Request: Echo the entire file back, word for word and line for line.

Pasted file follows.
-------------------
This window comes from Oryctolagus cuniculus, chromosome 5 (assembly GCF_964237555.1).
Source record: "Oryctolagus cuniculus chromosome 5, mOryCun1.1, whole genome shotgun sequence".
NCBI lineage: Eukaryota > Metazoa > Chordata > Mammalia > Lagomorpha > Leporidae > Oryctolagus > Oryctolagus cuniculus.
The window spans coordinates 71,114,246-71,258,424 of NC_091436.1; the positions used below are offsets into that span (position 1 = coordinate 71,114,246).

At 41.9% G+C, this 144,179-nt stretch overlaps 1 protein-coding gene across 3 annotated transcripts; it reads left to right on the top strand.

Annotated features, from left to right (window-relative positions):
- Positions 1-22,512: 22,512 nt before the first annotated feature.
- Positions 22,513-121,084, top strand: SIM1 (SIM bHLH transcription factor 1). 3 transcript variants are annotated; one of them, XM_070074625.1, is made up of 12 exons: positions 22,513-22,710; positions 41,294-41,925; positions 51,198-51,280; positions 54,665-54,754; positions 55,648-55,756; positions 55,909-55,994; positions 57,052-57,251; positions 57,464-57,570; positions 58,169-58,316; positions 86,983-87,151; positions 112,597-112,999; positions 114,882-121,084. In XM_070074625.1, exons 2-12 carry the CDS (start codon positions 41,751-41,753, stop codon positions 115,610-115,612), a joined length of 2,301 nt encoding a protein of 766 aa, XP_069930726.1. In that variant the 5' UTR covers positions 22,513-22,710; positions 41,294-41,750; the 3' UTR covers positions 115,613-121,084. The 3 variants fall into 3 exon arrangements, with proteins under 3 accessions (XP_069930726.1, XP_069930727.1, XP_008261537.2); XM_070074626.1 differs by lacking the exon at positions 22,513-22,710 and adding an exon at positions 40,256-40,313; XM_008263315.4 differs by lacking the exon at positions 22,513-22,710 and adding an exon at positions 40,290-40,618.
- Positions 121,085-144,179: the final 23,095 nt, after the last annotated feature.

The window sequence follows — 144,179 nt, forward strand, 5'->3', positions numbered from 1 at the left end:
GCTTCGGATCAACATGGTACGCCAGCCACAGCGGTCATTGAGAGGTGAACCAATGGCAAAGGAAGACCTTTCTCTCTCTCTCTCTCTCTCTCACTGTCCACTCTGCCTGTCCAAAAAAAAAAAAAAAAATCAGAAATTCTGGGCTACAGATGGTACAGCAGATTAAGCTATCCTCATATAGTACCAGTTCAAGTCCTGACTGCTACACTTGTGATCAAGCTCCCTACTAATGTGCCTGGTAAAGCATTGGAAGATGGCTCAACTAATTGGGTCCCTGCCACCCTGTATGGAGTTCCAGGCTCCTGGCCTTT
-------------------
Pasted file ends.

This window comes from Oryctolagus cuniculus, chromosome 5 (assembly GCF_964237555.1).
Source record: "Oryctolagus cuniculus chromosome 5, mOryCun1.1, whole genome shotgun sequence".
NCBI lineage: Eukaryota > Metazoa > Chordata > Mammalia > Lagomorpha > Leporidae > Oryctolagus > Oryctolagus cuniculus.
The window spans coordinates 71,114,246-71,258,424 of NC_091436.1; the positions used below are offsets into that span (position 1 = coordinate 71,114,246).

At 41.9% G+C, this 144,179-nt stretch overlaps 1 protein-coding gene across 3 annotated transcripts; it reads left to right on the top strand.

Annotated features, from left to right (window-relative positions):
- Positions 1-22,512: 22,512 nt before the first annotated feature.
- Positions 22,513-121,084, top strand: SIM1 (SIM bHLH transcription factor 1). 3 transcript variants are annotated; one of them, XM_070074625.1, is made up of 12 exons: positions 22,513-22,710; positions 41,294-41,925; positions 51,198-51,280; positions 54,665-54,754; positions 55,648-55,756; positions 55,909-55,994; positions 57,052-57,251; positions 57,464-57,570; positions 58,169-58,316; positions 86,983-87,151; positions 112,597-112,999; positions 114,882-121,084. In XM_070074625.1, exons 2-12 carry the CDS (start codon positions 41,751-41,753, stop codon positions 115,610-115,612), a joined length of 2,301 nt encoding a protein of 766 aa, XP_069930726.1. In that variant the 5' UTR covers positions 22,513-22,710; positions 41,294-41,750; the 3' UTR covers positions 115,613-121,084. The 3 variants fall into 3 exon arrangements, with proteins under 3 accessions (XP_069930726.1, XP_069930727.1, XP_008261537.2); XM_070074626.1 differs by lacking the exon at positions 22,513-22,710 and adding an exon at positions 40,256-40,313; XM_008263315.4 differs by lacking the exon at positions 22,513-22,710 and adding an exon at positions 40,290-40,618.
- Positions 121,085-144,179: the final 23,095 nt, after the last annotated feature.

The window sequence follows — 144,179 nt, forward strand, 5'->3', positions numbered from 1 at the left end:
GCTTCGGATCAACATGGTACGCCAGCCACAGCGGTCATTGAGAGGTGAACCAATGGCAAAGGAAGACCTTTCTCTCTCTCTCTCTCTCTCTCACTGTCCACTCTGCCTGTCCAAAAAAAAAAAAAAAAATCAGAAATTCTGGGCTACAGATGGTACAGCAGATTAAGCTATCCTCATATAGTACCAGTTCAAGTCCTGACTGCTACACTTGTGATCAAGCTCCCTACTAATGTGCCTGGTAAAGCATTGGAAGATGGCTCAACTAATTGGGTCCCTGCCACCCTGTATGGAGTTCCAGGCTCCTGGCCTTT